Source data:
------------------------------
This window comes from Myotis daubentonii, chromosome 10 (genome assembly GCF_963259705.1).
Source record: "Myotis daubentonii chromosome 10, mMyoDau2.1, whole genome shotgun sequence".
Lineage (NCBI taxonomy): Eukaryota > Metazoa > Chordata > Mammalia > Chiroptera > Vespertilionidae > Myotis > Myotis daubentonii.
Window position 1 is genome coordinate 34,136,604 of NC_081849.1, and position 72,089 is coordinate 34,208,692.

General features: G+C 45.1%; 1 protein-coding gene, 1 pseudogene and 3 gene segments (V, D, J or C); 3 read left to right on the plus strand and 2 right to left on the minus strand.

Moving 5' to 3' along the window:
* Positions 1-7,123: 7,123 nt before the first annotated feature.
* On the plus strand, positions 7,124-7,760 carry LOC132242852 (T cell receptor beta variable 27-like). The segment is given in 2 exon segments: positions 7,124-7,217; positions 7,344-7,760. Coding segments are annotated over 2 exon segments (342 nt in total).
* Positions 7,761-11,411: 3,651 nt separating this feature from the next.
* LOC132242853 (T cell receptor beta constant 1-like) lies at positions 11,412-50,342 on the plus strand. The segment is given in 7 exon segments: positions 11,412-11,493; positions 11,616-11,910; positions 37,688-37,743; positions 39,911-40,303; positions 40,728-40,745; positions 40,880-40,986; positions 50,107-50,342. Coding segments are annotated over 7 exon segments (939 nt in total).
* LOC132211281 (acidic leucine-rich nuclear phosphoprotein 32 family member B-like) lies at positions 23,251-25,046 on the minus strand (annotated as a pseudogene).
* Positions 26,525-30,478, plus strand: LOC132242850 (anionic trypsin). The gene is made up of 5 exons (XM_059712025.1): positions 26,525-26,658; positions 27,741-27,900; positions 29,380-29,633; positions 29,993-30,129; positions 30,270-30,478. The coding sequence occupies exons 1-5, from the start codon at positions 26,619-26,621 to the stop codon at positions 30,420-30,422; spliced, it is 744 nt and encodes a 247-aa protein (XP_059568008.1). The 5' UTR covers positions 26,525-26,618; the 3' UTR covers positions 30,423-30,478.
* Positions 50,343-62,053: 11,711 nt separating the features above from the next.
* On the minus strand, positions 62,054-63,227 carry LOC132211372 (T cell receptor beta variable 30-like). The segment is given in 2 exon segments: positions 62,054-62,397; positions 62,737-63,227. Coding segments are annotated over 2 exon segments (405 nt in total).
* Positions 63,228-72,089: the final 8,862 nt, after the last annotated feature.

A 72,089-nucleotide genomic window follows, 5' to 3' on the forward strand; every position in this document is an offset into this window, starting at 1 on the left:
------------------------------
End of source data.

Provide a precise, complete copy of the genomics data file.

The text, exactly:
This window comes from Myotis daubentonii, chromosome 10 (genome assembly GCF_963259705.1).
Source record: "Myotis daubentonii chromosome 10, mMyoDau2.1, whole genome shotgun sequence".
Lineage (NCBI taxonomy): Eukaryota > Metazoa > Chordata > Mammalia > Chiroptera > Vespertilionidae > Myotis > Myotis daubentonii.
Window position 1 is genome coordinate 34,136,604 of NC_081849.1, and position 72,089 is coordinate 34,208,692.

General features: G+C 45.1%; 1 protein-coding gene, 1 pseudogene and 3 gene segments (V, D, J or C); 3 read left to right on the plus strand and 2 right to left on the minus strand.

Moving 5' to 3' along the window:
* Positions 1-7,123: 7,123 nt before the first annotated feature.
* On the plus strand, positions 7,124-7,760 carry LOC132242852 (T cell receptor beta variable 27-like). The segment is given in 2 exon segments: positions 7,124-7,217; positions 7,344-7,760. Coding segments are annotated over 2 exon segments (342 nt in total).
* Positions 7,761-11,411: 3,651 nt separating this feature from the next.
* LOC132242853 (T cell receptor beta constant 1-like) lies at positions 11,412-50,342 on the plus strand. The segment is given in 7 exon segments: positions 11,412-11,493; positions 11,616-11,910; positions 37,688-37,743; positions 39,911-40,303; positions 40,728-40,745; positions 40,880-40,986; positions 50,107-50,342. Coding segments are annotated over 7 exon segments (939 nt in total).
* LOC132211281 (acidic leucine-rich nuclear phosphoprotein 32 family member B-like) lies at positions 23,251-25,046 on the minus strand (annotated as a pseudogene).
* Positions 26,525-30,478, plus strand: LOC132242850 (anionic trypsin). The gene is made up of 5 exons (XM_059712025.1): positions 26,525-26,658; positions 27,741-27,900; positions 29,380-29,633; positions 29,993-30,129; positions 30,270-30,478. The coding sequence occupies exons 1-5, from the start codon at positions 26,619-26,621 to the stop codon at positions 30,420-30,422; spliced, it is 744 nt and encodes a 247-aa protein (XP_059568008.1). The 5' UTR covers positions 26,525-26,618; the 3' UTR covers positions 30,423-30,478.
* Positions 50,343-62,053: 11,711 nt separating the features above from the next.
* On the minus strand, positions 62,054-63,227 carry LOC132211372 (T cell receptor beta variable 30-like). The segment is given in 2 exon segments: positions 62,054-62,397; positions 62,737-63,227. Coding segments are annotated over 2 exon segments (405 nt in total).
* Positions 63,228-72,089: the final 8,862 nt, after the last annotated feature.

A 72,089-nucleotide genomic window follows, 5' to 3' on the forward strand; every position in this document is an offset into this window, starting at 1 on the left: